<p> To address these four major safety concerns, we have engineered mechanical and biological safety measures that function to contain genetic elements of our synthetic bacteria. The first two concerns have been addressed through mechanical engineered controls by physically separating our organisms from the native environment. The third concern has been addressed through the development of a novel <a href="http://2012.igem.org/Team:Calgary/Project/HumanPractices/Killswitch">kill switch system</a> to prevent our engineered organisms' DNA from spreading to other organisms. The fourth concern will be addressed by producing redundancy in our kill switch system which can be applied in the scale-up process of our project. By integrating these controls, we have taken a proactive approach to the biosafety of FRED and OSCAR.</p>
<p> To address these four major safety concerns, we have engineered mechanical and biological safety measures that function to contain genetic elements of our synthetic bacteria. The first two concerns have been addressed through mechanical engineered controls by physically separating our organisms from the native environment. The third concern has been addressed through the development of a novel <a href="http://2012.igem.org/Team:Calgary/Project/HumanPractices/Killswitch">kill switch system</a> to prevent our engineered organisms' DNA from spreading to other organisms. The fourth concern will be addressed by producing redundancy in our kill switch system which can be applied in the scale-up process of our project. By integrating these controls, we have taken a proactive approach to the biosafety of FRED and OSCAR.</p>
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<h2>Mechanical Engineered Controls</h2>
<h2>Mechanical Engineered Controls</h2>
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<h3>FRED</h3>
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<h3><font color="159900">FRED</font></h3>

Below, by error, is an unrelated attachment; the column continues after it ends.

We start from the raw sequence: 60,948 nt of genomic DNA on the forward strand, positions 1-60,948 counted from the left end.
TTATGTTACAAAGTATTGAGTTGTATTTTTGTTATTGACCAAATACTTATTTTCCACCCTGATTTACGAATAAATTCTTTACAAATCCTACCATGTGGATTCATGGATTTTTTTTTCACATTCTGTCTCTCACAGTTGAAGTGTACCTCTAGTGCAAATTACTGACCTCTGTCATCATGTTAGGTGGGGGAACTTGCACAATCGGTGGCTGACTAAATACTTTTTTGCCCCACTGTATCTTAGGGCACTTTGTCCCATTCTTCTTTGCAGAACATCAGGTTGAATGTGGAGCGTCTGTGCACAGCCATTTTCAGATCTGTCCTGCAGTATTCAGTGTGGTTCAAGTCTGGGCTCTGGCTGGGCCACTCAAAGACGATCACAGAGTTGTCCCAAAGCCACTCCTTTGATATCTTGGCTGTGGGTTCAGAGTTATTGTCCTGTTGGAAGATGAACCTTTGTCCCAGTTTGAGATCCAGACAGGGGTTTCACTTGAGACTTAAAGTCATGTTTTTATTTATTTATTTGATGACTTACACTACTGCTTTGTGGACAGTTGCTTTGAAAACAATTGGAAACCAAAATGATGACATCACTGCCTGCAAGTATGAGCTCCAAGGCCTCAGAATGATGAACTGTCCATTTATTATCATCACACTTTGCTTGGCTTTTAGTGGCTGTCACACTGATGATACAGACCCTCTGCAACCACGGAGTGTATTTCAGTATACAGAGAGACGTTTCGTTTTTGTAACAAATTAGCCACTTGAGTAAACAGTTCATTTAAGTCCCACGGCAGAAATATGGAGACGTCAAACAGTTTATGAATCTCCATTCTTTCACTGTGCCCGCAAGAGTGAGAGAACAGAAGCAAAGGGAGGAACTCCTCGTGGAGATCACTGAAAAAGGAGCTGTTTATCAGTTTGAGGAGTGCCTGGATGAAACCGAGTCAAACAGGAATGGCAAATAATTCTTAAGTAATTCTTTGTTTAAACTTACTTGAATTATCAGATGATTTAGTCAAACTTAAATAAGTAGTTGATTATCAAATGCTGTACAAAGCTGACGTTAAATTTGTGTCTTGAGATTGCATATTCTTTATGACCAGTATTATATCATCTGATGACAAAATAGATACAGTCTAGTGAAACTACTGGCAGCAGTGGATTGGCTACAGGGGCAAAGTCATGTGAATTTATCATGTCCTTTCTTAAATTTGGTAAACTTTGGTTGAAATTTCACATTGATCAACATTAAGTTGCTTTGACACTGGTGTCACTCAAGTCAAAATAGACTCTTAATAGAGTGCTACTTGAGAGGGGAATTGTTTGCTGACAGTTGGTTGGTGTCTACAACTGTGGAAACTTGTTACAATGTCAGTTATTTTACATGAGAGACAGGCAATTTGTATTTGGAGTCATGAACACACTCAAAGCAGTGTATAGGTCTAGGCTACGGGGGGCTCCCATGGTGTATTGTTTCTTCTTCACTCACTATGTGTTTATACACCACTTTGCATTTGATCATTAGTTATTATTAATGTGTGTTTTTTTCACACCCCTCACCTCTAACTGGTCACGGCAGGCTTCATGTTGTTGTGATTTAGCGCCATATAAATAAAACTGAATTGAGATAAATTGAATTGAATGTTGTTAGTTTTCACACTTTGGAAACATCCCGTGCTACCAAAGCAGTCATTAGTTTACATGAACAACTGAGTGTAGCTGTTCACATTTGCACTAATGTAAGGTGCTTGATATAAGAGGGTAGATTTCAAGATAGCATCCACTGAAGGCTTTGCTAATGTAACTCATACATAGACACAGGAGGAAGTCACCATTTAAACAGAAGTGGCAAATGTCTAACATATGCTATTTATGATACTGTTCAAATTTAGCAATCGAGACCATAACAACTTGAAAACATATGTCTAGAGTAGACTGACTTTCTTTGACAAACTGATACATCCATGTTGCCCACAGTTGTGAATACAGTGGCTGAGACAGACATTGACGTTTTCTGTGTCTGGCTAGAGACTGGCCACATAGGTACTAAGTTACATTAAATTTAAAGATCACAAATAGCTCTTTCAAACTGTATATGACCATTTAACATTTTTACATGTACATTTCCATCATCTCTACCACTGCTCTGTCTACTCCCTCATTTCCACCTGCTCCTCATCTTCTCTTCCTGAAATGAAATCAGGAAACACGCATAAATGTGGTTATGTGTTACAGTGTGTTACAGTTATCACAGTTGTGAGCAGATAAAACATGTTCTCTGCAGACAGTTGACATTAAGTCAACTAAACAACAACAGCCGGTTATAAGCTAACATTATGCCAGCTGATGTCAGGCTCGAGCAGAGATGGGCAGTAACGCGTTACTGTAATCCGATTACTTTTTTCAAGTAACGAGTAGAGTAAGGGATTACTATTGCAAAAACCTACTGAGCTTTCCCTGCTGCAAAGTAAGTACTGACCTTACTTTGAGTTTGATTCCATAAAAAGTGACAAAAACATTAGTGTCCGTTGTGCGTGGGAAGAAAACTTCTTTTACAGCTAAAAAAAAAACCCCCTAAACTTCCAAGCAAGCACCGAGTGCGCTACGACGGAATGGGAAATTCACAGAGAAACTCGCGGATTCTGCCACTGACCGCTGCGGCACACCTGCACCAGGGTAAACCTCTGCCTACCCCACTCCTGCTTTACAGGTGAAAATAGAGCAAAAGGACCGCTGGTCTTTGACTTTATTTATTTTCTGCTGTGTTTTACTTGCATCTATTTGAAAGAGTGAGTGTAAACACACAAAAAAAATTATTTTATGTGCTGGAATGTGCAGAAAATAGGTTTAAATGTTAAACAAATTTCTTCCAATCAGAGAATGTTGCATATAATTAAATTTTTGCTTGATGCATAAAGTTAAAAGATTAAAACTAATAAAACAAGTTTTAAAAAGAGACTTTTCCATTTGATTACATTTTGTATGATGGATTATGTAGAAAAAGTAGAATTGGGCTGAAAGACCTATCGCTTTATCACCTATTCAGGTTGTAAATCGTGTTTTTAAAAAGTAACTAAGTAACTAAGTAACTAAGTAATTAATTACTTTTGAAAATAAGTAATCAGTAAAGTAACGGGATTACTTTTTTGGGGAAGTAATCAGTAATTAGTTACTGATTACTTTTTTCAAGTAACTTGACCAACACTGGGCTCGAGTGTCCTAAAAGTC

<p>Our team has established a series of controls which we hope to implement in our biosensor during field testing and optimization of the final product. The final product will contain FRED within one-time use closed containers, with one-way valves. The operator will insert water samples through the one way valve, isolating FRED from the operator and the environment. Once testing is completed, the operator will be instructed to simply twist the cap of the tube to release a pre-measured aliquot of bleach to destroy FRED prior to proper disposal of the container. </p>
<p>Our team has established a series of controls which we hope to implement in our biosensor during field testing and optimization of the final product. The final product will contain FRED within one-time use closed containers, with one-way valves. The operator will insert water samples through the one way valve, isolating FRED from the operator and the environment. Once testing is completed, the operator will be instructed to simply twist the cap of the tube to release a pre-measured aliquot of bleach to destroy FRED prior to proper disposal of the container. </p>
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<h3>OSCAR</h3>
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<h3><font color="1088CC">OSCAR</font></h3>
<p>The goal of OSCAR is to be able to detoxify tailings ponds compounds through the removal of nitrogen, sulfur, and carboxylic acid functional groups. OSCAR has been designed to function in a closed system to which tailings pond water is added, as opposed to adding OSCAR directly into the environment. Hydrocarbon products generated in the bioreactor after microbial remediation are collected from the culture with a continuous belt skimming device. There is potential for OSCAR in the bioreactor vessel to escape by adhering to the belt. To counter this risk, the belt is treated with UV irradiation as it exits the bioreactor solution. This process will destroy OSCAR on the belt while simultaneously maintaining integrity of the generated hydrocarbons. The extracted solution is then sent through fractional distillation, a process which heats the hydrocarbon solution to over 400&deg;C, killing any OSCARs that may have survived UV exposure.</p>